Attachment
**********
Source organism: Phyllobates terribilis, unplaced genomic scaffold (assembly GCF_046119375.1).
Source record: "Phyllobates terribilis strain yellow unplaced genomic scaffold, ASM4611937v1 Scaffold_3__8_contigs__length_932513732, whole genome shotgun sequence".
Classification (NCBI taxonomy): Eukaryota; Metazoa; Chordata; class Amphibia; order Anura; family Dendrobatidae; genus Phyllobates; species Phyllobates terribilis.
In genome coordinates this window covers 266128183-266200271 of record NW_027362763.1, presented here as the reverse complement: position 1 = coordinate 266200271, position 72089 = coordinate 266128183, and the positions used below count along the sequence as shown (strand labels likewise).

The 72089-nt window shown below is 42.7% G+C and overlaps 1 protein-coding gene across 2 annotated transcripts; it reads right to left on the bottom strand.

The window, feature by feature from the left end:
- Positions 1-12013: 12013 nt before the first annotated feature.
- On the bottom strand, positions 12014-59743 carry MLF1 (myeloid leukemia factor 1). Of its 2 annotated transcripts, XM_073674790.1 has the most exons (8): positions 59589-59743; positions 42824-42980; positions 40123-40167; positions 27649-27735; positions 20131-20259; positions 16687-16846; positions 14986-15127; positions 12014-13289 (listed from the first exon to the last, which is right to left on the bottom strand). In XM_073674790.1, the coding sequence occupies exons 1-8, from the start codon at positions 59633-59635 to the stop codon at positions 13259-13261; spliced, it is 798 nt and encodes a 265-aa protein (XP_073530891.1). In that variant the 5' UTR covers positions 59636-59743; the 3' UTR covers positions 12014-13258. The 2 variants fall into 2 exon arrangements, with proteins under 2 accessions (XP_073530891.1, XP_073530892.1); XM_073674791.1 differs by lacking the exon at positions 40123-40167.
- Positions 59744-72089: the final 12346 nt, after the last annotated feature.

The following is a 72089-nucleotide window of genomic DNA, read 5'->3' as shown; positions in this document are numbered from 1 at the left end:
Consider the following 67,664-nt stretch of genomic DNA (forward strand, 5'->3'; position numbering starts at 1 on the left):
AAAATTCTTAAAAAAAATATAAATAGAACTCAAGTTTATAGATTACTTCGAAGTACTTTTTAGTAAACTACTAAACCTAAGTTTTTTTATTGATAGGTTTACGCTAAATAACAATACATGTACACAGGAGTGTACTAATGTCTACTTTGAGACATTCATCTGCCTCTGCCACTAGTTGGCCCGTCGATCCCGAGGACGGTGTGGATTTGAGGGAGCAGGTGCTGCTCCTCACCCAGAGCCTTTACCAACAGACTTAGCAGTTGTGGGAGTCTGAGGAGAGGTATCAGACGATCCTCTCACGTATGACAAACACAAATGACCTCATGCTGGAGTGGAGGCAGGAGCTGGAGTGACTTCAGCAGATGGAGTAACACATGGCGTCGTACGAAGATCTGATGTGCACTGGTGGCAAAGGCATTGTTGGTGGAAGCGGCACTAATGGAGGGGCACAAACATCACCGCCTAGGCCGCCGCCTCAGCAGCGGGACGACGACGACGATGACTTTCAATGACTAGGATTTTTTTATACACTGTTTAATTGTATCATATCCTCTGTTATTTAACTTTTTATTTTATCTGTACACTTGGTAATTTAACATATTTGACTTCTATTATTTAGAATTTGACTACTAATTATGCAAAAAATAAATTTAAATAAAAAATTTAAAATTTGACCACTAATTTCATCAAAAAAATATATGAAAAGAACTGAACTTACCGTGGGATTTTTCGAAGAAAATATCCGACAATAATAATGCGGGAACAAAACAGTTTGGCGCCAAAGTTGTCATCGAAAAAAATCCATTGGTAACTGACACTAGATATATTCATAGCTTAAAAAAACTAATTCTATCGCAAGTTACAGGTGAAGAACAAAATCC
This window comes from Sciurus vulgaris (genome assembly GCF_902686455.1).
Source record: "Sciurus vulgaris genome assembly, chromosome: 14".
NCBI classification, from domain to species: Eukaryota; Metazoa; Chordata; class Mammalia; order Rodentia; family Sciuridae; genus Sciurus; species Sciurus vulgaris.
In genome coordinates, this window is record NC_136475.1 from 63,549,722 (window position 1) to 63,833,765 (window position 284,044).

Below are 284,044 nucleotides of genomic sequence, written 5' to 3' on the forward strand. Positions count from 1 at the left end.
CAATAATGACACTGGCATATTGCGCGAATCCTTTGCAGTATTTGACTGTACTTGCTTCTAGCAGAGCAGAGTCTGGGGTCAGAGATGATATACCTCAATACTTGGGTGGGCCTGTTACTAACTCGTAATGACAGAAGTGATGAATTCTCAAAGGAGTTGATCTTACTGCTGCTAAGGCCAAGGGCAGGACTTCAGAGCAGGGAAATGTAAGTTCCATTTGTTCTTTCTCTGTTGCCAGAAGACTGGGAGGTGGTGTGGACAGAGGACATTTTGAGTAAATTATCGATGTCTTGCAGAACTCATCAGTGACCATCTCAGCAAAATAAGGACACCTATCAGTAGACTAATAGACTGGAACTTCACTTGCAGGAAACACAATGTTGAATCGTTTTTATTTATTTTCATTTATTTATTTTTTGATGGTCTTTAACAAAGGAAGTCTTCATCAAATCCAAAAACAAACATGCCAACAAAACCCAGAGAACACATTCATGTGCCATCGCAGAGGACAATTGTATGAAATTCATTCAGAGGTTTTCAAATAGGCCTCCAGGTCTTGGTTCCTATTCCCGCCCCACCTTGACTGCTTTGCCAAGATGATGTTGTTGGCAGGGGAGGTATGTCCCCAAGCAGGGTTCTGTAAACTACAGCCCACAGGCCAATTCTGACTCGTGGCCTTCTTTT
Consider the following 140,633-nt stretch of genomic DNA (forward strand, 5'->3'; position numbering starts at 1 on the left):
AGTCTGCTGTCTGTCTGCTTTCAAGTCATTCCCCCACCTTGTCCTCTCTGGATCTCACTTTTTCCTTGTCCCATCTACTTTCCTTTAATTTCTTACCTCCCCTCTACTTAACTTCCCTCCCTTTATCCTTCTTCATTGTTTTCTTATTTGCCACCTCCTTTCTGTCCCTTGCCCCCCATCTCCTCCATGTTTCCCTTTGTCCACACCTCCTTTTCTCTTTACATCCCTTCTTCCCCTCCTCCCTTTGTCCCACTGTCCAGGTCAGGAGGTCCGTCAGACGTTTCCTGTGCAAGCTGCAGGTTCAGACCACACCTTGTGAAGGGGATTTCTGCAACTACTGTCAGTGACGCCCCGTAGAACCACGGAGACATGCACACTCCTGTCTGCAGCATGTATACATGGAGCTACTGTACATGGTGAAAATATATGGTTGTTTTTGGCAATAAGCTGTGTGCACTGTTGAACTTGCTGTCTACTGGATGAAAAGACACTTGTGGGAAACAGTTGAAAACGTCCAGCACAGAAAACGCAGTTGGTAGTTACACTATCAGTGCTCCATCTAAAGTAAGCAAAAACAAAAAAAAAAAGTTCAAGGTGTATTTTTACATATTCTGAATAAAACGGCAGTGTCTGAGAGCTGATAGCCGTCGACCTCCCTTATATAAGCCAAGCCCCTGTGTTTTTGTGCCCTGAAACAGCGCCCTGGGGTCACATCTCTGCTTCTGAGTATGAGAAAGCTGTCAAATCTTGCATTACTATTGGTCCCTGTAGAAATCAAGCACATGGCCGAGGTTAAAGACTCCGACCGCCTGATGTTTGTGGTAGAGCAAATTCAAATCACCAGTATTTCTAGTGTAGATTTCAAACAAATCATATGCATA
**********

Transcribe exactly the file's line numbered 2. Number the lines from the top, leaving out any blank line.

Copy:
Source record: "Phyllobates terribilis strain yellow unplaced genomic scaffold, ASM4611937v1 Scaffold_3__8_contigs__length_932513732, whole genome shotgun sequence".